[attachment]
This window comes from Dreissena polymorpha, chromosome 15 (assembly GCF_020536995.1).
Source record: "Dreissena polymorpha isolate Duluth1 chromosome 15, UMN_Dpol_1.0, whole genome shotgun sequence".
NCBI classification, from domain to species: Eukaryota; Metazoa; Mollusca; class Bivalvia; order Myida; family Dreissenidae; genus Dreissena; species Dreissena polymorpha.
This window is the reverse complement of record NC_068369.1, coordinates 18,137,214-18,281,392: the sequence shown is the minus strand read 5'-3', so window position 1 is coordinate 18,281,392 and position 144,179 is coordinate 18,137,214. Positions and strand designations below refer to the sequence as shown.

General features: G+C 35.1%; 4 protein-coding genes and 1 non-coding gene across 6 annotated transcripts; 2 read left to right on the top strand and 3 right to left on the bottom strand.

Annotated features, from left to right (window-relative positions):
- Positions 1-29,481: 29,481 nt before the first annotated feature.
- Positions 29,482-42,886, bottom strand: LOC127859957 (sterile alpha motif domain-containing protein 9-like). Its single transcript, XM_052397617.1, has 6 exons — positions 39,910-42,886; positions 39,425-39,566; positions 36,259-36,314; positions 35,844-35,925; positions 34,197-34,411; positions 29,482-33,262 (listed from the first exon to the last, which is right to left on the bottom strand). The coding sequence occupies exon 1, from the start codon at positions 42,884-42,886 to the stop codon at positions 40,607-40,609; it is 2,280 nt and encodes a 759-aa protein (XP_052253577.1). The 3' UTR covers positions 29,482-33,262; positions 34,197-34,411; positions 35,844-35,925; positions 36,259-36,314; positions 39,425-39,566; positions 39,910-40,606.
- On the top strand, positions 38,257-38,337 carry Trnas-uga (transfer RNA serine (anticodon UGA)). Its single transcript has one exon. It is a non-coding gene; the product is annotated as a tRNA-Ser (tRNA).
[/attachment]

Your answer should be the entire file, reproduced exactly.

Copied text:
This window comes from Dreissena polymorpha, chromosome 15 (assembly GCF_020536995.1).
Source record: "Dreissena polymorpha isolate Duluth1 chromosome 15, UMN_Dpol_1.0, whole genome shotgun sequence".
NCBI classification, from domain to species: Eukaryota; Metazoa; Mollusca; class Bivalvia; order Myida; family Dreissenidae; genus Dreissena; species Dreissena polymorpha.
This window is the reverse complement of record NC_068369.1, coordinates 18,137,214-18,281,392: the sequence shown is the minus strand read 5'-3', so window position 1 is coordinate 18,281,392 and position 144,179 is coordinate 18,137,214. Positions and strand designations below refer to the sequence as shown.

General features: G+C 35.1%; 4 protein-coding genes and 1 non-coding gene across 6 annotated transcripts; 2 read left to right on the top strand and 3 right to left on the bottom strand.

Annotated features, from left to right (window-relative positions):
- Positions 1-29,481: 29,481 nt before the first annotated feature.
- Positions 29,482-42,886, bottom strand: LOC127859957 (sterile alpha motif domain-containing protein 9-like). Its single transcript, XM_052397617.1, has 6 exons — positions 39,910-42,886; positions 39,425-39,566; positions 36,259-36,314; positions 35,844-35,925; positions 34,197-34,411; positions 29,482-33,262 (listed from the first exon to the last, which is right to left on the bottom strand). The coding sequence occupies exon 1, from the start codon at positions 42,884-42,886 to the stop codon at positions 40,607-40,609; it is 2,280 nt and encodes a 759-aa protein (XP_052253577.1). The 3' UTR covers positions 29,482-33,262; positions 34,197-34,411; positions 35,844-35,925; positions 36,259-36,314; positions 39,425-39,566; positions 39,910-40,606.
- On the top strand, positions 38,257-38,337 carry Trnas-uga (transfer RNA serine (anticodon UGA)). Its single transcript has one exon. It is a non-coding gene; the product is annotated as a tRNA-Ser (tRNA).